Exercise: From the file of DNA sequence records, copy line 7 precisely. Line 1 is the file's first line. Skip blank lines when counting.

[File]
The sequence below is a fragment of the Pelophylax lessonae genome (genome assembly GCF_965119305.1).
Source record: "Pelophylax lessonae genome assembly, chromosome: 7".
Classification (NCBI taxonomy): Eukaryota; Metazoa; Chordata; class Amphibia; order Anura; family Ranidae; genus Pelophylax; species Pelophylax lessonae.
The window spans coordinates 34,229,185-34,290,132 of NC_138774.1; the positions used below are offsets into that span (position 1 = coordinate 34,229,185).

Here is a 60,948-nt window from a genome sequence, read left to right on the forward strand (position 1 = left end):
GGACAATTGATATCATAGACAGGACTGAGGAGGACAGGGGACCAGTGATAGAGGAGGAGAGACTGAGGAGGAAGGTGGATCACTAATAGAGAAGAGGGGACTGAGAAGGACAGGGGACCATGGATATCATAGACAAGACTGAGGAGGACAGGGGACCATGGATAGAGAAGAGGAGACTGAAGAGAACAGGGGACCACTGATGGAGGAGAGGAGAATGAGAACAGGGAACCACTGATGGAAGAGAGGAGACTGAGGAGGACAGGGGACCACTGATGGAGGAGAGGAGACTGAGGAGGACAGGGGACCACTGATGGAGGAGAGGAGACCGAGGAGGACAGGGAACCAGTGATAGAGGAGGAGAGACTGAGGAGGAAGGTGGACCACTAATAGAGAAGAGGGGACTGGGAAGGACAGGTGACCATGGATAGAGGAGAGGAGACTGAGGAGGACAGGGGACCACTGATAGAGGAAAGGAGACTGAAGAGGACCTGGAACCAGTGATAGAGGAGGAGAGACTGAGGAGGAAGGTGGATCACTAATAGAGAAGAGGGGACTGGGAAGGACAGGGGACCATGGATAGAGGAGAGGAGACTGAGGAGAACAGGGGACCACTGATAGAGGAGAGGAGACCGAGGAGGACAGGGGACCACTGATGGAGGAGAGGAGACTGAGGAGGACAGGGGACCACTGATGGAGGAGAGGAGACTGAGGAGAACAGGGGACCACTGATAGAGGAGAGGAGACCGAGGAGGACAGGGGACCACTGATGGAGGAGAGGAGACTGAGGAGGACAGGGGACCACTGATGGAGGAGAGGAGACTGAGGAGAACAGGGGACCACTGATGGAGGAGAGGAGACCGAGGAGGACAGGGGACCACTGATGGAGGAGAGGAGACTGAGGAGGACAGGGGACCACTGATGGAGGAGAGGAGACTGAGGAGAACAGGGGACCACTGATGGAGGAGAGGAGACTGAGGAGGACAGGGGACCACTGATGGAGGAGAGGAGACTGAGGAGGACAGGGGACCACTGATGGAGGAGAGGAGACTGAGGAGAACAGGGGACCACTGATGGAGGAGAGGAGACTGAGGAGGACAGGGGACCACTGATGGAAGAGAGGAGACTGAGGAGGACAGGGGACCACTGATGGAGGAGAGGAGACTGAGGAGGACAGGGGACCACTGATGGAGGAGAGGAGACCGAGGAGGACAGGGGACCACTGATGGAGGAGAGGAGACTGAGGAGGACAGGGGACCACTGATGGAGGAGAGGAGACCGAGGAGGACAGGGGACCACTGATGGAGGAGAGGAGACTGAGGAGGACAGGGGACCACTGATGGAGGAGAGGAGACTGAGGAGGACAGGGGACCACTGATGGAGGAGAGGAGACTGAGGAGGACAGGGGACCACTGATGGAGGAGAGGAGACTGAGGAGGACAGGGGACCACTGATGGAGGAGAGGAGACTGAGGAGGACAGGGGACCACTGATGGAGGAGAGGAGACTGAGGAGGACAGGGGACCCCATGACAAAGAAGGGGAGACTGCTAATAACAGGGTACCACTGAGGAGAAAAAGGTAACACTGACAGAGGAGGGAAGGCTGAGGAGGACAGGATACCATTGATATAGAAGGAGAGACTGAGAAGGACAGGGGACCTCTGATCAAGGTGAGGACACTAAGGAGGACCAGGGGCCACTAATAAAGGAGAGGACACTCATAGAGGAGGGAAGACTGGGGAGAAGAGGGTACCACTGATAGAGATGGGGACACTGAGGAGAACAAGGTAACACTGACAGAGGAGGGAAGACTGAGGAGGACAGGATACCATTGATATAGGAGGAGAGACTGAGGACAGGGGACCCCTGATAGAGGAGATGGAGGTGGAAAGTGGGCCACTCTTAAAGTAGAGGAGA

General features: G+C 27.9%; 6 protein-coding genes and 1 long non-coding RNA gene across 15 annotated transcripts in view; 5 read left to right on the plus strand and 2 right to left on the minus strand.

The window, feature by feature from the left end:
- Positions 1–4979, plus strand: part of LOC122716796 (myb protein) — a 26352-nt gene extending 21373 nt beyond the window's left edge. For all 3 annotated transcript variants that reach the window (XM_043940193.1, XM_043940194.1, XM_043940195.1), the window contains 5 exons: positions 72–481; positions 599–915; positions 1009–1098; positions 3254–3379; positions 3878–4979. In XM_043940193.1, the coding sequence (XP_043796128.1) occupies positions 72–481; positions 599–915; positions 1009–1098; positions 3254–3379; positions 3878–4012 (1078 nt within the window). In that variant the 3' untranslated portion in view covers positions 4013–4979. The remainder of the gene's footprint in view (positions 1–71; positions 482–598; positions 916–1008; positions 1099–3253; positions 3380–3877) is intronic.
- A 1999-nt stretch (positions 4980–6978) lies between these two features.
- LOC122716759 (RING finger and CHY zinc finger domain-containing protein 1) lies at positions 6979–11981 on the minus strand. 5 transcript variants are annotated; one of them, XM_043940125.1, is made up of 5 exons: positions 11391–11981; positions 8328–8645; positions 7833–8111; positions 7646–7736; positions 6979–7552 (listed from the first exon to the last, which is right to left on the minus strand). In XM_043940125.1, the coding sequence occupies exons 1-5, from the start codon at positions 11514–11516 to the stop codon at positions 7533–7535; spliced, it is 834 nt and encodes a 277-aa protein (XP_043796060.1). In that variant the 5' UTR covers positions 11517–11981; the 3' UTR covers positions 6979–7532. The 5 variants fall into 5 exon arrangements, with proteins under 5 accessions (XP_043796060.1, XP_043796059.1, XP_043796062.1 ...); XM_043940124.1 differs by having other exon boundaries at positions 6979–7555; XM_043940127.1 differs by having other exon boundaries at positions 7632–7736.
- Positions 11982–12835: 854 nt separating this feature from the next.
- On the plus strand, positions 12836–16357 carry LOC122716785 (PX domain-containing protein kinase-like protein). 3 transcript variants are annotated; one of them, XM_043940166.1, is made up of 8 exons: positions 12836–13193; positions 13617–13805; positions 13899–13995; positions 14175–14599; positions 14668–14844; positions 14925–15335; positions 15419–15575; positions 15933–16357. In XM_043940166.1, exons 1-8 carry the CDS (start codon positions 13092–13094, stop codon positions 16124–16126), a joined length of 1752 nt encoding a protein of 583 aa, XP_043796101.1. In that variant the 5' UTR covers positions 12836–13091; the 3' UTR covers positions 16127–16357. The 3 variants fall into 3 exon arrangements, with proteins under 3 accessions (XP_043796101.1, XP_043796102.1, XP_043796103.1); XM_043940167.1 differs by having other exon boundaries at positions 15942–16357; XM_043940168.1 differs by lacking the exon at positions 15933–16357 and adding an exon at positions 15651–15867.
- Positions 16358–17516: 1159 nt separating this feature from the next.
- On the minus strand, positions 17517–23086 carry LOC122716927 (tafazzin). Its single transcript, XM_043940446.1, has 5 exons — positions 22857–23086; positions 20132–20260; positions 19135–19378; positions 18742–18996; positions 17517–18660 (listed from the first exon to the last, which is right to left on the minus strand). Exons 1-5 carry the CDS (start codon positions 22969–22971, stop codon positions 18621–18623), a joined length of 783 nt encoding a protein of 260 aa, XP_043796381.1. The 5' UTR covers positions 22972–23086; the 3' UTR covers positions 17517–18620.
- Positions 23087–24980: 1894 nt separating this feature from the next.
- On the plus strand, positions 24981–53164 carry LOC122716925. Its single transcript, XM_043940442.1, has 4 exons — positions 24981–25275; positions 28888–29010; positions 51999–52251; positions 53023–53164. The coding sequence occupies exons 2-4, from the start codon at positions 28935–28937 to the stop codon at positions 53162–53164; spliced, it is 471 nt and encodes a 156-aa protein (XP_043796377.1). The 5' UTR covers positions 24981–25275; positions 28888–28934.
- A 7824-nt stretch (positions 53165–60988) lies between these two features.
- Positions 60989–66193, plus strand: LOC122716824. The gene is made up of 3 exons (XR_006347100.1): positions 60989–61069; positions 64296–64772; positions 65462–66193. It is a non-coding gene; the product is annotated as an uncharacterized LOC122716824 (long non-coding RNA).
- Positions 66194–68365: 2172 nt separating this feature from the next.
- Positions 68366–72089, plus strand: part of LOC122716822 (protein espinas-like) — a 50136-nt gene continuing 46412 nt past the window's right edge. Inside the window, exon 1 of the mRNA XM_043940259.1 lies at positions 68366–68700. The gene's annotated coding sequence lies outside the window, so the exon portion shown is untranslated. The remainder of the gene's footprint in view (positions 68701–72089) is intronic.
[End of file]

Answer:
General features: G+C 27.9%; 6 protein-coding genes and 1 long non-coding RNA gene across 15 annotated transcripts in view; 5 read left to right on the plus strand and 2 right to left on the minus strand.